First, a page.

Given the resurgent nationalism across multiple regions and the growing centrality of information technology in sowing seeds of distrust and violence, it is critical to rethink the role of public diplomacy in combating...KEEP READING
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Success in Afghanistan
This blog post first appeared in the International Herald Tribune.
Roger Cohen, in his column "Afghanistan at the tipping point" (Globalist, Nov. 1), clarifies a major point: "Afghanistan is not Iraq."
It's true: No peace operation is winnable without popular support. We have the Afghan public behind us, but we can lose that if we do not deliver peace.
According to recent polls, the Afghan people cite insecurity, weak governance, a poor economy and unemployment as the largest problems facing the country.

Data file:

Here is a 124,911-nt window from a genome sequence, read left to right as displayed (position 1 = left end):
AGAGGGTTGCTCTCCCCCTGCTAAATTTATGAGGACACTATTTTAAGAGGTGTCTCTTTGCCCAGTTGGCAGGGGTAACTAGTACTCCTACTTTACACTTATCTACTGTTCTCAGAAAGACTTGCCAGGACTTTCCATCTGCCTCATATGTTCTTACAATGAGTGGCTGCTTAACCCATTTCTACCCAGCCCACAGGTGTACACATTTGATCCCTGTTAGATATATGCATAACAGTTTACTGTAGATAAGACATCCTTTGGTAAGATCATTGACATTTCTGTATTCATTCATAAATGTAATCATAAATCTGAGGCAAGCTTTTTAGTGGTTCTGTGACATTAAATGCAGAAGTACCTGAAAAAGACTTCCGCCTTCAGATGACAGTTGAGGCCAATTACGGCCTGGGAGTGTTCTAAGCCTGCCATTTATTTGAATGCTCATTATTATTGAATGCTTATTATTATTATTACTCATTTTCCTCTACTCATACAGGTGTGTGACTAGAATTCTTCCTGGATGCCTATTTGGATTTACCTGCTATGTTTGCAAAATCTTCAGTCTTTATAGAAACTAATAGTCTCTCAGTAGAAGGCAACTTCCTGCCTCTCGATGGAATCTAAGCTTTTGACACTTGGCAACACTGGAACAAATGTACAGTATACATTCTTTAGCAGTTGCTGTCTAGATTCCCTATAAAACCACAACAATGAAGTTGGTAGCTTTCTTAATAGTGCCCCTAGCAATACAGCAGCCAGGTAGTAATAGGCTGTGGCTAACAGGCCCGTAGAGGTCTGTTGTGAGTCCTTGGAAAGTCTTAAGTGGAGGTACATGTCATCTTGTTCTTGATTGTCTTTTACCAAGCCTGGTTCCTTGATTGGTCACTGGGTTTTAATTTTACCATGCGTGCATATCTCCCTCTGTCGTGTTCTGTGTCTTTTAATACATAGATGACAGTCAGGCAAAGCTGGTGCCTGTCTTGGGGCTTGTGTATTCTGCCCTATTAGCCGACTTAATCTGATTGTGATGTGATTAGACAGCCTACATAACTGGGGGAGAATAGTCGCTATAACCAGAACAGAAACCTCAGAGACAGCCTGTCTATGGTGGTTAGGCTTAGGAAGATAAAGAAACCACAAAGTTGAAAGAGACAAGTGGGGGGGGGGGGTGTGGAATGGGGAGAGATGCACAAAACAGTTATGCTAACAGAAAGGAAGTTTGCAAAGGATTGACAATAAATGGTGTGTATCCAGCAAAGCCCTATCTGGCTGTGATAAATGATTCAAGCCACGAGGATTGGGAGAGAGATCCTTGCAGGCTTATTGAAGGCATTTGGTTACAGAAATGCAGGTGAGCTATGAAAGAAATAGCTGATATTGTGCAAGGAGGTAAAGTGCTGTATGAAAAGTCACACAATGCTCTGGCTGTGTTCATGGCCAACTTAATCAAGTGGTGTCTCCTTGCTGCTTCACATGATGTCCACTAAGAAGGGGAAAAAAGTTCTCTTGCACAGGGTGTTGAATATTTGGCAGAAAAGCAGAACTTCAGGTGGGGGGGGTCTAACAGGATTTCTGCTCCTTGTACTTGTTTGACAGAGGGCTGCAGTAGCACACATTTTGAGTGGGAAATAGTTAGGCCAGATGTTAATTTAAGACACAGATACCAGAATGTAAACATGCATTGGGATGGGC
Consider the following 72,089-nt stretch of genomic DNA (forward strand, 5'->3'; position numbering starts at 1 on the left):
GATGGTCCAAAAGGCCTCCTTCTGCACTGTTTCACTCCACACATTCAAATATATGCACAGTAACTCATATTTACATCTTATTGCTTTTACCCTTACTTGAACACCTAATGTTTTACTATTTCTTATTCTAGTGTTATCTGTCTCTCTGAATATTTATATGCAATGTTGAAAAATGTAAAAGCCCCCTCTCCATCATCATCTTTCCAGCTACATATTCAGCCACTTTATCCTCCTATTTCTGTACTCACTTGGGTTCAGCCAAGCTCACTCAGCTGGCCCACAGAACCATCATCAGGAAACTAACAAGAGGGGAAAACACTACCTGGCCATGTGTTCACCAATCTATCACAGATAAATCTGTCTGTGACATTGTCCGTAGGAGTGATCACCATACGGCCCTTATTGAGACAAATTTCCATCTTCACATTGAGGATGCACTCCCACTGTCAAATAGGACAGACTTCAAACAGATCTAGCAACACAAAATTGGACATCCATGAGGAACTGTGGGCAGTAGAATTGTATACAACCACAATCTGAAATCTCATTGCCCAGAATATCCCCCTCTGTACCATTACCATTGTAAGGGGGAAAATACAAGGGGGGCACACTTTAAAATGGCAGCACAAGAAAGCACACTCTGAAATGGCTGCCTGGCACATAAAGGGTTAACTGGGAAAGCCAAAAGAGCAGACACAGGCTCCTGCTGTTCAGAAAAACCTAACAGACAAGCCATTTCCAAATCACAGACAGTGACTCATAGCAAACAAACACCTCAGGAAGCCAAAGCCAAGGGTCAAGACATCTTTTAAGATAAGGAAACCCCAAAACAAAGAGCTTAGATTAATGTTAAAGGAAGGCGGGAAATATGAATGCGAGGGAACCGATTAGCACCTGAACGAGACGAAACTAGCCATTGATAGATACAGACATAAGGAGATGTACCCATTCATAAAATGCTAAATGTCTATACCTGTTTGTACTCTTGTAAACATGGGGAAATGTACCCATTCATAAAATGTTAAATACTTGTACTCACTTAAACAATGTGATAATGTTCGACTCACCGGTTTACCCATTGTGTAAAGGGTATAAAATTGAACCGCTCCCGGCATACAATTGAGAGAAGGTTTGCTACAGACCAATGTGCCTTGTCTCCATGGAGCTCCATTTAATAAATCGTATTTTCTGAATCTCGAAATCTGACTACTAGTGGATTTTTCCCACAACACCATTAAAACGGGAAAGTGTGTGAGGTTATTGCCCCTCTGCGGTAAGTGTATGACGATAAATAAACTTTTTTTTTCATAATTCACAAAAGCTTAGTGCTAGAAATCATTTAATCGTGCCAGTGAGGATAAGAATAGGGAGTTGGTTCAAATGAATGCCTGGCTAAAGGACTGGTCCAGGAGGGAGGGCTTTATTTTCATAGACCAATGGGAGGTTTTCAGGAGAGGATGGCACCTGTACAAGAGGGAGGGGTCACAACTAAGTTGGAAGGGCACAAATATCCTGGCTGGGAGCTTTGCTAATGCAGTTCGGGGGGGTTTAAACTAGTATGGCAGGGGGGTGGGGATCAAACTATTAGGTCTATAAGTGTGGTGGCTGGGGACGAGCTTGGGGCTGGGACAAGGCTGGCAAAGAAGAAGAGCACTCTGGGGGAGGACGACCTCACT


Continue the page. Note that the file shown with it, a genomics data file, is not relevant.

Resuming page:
How should we overcome these and other obstacles? First, by ending regional interference as the main source of instability in Afghanistan; second, with long-term programs to rebuild Afghan state institutions and economy; and, finally, by ensuring international unity behind our efforts.
Achieving overnight victory isn't feasible. But neglecting Afghanistan again risks mutual assured destruction as 9/11 once demonstrated six years ago. Thus, success is the only option.